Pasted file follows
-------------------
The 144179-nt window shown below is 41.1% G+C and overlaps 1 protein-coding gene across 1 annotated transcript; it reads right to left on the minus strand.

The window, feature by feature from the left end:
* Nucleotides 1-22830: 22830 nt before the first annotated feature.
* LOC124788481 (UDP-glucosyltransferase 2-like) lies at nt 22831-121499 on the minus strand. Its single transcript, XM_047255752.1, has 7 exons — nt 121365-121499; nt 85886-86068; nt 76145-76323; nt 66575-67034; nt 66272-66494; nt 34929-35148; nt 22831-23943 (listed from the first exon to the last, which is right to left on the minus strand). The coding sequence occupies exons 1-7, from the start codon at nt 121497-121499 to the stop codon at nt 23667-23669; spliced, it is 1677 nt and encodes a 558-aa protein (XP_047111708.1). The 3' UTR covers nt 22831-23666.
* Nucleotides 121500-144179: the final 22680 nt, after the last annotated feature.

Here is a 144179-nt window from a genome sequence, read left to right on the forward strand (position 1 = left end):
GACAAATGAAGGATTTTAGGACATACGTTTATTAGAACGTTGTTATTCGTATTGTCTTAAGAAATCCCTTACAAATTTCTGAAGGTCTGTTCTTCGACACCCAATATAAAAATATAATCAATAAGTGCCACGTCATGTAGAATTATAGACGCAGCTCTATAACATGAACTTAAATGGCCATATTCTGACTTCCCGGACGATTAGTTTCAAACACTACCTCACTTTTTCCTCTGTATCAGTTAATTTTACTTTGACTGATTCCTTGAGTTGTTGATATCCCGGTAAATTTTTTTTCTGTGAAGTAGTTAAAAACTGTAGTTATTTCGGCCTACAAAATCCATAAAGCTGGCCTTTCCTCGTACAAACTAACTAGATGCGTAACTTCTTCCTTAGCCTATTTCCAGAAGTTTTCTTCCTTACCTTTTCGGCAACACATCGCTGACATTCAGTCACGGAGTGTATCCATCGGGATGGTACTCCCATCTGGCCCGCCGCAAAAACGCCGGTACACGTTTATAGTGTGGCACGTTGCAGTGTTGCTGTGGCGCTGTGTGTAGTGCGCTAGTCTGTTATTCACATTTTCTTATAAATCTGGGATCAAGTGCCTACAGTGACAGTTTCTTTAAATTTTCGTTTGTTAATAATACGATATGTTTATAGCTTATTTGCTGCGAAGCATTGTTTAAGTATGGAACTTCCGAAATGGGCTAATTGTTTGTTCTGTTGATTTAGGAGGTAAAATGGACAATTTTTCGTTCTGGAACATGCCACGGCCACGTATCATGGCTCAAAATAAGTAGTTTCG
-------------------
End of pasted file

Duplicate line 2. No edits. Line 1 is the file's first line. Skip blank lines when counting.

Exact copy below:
The window, feature by feature from the left end: